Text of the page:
The SUV was sent spinning and the booming crash was heard by someone who lived miles away. Courtney’s little sister, who was 4 and fastened in a car seat in the middle of the Suburban’s middle row, was able to tell someone at the scene how to contact her mommy. Courtney was distraught and couldn’t speak.
Neither could her grandmother. Emergency personnel had to cut her from the vehicle as ambulances and two helicopters stood by.
Among Courtney’s injuries apparent at the scene were a face laceration and deep cuts on her legs. She had broken ribs too, and her lungs collapsed. She had to be more stabilized before being flown, so she was taken to the Madill hospital.
She said doctors gave her a 3 percent chance of survival when they had her ready to be flown to OU Medical Center. And although the family had been given a positive prognosis regarding the grandmother with a few broken bones, Courtney said her grandma passed away as she was taken into the air. An aortic tear was thought to be the cause.
A ventilator did Courtney’s breathing on the flight. Fluid had built up in her chest and she began bleeding internally. The air paramedics had to puncture her chest with needles to release the blood and pressure.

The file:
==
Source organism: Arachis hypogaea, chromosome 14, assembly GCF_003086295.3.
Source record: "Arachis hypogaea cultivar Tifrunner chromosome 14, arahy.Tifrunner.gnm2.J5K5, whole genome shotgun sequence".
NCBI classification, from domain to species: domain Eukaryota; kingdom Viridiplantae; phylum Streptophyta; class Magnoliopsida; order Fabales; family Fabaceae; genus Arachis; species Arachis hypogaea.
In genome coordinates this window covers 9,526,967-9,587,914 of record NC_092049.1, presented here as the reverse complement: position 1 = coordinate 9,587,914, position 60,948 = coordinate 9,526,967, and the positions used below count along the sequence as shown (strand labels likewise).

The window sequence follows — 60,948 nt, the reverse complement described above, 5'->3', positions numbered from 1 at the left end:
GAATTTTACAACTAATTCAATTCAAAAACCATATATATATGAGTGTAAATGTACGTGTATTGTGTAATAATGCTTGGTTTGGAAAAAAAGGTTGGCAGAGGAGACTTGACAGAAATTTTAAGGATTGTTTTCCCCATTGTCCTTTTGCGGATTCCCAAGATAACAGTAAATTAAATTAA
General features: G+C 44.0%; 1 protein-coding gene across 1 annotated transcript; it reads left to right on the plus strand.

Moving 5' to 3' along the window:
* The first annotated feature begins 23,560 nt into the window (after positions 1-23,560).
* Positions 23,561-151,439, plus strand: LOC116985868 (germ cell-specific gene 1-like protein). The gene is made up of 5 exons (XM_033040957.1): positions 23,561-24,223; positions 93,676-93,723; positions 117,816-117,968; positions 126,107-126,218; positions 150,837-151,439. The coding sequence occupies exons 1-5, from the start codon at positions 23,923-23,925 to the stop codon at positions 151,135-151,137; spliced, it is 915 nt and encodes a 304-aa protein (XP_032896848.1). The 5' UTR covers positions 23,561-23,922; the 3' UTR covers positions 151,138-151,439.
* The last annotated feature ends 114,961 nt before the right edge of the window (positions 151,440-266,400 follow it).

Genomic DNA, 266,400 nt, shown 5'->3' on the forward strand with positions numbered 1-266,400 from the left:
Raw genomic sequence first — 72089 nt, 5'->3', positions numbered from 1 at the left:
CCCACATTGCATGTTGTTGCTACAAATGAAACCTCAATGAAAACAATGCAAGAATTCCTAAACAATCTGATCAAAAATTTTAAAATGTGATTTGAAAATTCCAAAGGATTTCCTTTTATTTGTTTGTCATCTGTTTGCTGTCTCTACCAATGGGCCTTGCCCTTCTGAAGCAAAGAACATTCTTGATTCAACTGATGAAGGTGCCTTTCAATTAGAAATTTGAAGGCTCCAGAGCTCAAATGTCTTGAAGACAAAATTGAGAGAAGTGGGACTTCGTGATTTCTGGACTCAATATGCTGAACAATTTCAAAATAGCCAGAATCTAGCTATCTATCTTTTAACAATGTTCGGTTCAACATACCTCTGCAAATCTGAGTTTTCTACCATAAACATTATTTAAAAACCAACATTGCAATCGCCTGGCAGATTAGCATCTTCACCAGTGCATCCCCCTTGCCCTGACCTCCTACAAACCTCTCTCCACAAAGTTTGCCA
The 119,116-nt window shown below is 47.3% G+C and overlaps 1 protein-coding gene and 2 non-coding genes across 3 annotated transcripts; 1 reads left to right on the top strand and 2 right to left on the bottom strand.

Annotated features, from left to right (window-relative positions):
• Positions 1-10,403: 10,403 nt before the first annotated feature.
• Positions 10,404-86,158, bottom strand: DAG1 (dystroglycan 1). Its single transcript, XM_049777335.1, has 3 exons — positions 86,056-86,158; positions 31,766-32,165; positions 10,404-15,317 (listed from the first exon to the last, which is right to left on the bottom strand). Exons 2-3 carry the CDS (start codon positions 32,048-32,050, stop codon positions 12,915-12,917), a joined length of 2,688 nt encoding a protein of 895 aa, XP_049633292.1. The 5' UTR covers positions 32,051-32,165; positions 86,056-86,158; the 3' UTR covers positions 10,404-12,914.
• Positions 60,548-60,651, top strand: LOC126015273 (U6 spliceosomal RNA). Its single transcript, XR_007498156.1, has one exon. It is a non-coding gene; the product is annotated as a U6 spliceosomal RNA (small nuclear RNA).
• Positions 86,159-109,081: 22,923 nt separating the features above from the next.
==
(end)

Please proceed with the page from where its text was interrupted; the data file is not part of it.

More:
“God was really with me on that ride to Oklahoma City,” she said.
By the time Courtney landed, she was breathing on her own. She had to be in the intensive care unit for six days, but that was just the start of a long recovery journey. Doctors had to “re-layer” the skin on her face, which had been pushed back in the wreck, using well more than 300 stitches in the repair process. She also had a brain hemorrhage.
Courtney said, “The doctors had told my mom, ‘If she does live, she’s never going to be able to walk, she’s never going to be able to talk. She’s going to be a vegetable. She’s always going to have to have someone with her because there is no way she is going to survive this and be totally fine.’”